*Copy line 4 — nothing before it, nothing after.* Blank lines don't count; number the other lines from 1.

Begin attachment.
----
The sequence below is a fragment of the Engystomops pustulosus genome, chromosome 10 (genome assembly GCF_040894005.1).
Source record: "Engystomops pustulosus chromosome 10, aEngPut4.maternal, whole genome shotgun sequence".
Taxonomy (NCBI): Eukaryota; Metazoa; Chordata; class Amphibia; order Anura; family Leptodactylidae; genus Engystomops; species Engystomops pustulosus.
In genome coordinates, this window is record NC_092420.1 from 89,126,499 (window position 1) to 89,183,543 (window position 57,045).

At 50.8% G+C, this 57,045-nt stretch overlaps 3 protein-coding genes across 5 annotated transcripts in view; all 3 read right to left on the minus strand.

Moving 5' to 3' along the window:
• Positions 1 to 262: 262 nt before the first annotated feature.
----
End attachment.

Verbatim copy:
In genome coordinates, this window is record NC_092420.1 from 89,126,499 (window position 1) to 89,183,543 (window position 57,045).